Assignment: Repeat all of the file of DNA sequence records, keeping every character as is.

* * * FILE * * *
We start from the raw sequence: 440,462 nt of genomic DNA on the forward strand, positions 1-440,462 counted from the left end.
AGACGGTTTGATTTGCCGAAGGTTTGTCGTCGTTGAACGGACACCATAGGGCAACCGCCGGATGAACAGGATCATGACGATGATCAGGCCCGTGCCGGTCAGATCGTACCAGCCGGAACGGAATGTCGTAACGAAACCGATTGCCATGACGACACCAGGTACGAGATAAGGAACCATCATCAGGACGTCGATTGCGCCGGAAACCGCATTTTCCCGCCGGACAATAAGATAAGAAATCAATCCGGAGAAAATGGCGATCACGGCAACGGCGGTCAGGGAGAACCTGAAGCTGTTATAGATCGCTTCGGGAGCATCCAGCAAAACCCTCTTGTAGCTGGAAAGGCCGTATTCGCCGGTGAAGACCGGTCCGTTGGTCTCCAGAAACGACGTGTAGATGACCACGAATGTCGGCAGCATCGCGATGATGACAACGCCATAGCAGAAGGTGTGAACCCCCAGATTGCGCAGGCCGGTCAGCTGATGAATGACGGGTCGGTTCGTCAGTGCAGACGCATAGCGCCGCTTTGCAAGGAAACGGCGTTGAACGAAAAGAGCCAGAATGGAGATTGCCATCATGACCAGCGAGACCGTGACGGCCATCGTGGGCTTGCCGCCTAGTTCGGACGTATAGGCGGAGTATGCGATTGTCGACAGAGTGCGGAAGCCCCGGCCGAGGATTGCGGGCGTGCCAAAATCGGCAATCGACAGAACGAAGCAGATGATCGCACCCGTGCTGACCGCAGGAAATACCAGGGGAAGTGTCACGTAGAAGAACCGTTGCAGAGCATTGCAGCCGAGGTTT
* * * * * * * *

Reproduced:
We start from the raw sequence: 440,462 nt of genomic DNA on the forward strand, positions 1-440,462 counted from the left end.
AGACGGTTTGATTTGCCGAAGGTTTGTCGTCGTTGAACGGACACCATAGGGCAACCGCCGGATGAACAGGATCATGACGATGATCAGGCCCGTGCCGGTCAGATCGTACCAGCCGGAACGGAATGTCGTAACGAAACCGATTGCCATGACGACACCAGGTACGAGATAAGGAACCATCATCAGGACGTCGATTGCGCCGGAAACCGCATTTTCCCGCCGGACAATAAGATAAGAAATCAATCCGGAGAAAATGGCGATCACGGCAACGGCGGTCAGGGAGAACCTGAAGCTGTTATAGATCGCTTCGGGAGCATCCAGCAAAACCCTCTTGTAGCTGGAAAGGCCGTATTCGCCGGTGAAGACCGGTCCGTTGGTCTCCAGAAACGACGTGTAGATGACCACGAATGTCGGCAGCATCGCGATGATGACAACGCCATAGCAGAAGGTGTGAACCCCCAGATTGCGCAGGCCGGTCAGCTGATGAATGACGGGTCGGTTCGTCAGTGCAGACGCATAGCGCCGCTTTGCAAGGAAACGGCGTTGAACGAAAAGAGCCAGAATGGAGATTGCCATCATGACCAGCGAGACCGTGACGGCCATCGTGGGCTTGCCGCCTAGTTCGGACGTATAGGCGGAGTATGCGATTGTCGACAGAGTGCGGAAGCCCCGGCCGAGGATTGCGGGCGTGCCAAAATCGGCAATCGACAGAACGAAGCAGATGATCGCACCCGTGCTGACCGCAGGAAATACCAGGGGAAGTGTCACGTAGAAGAACCGTTGCAGAGCATTGCAGCCGAGGTTT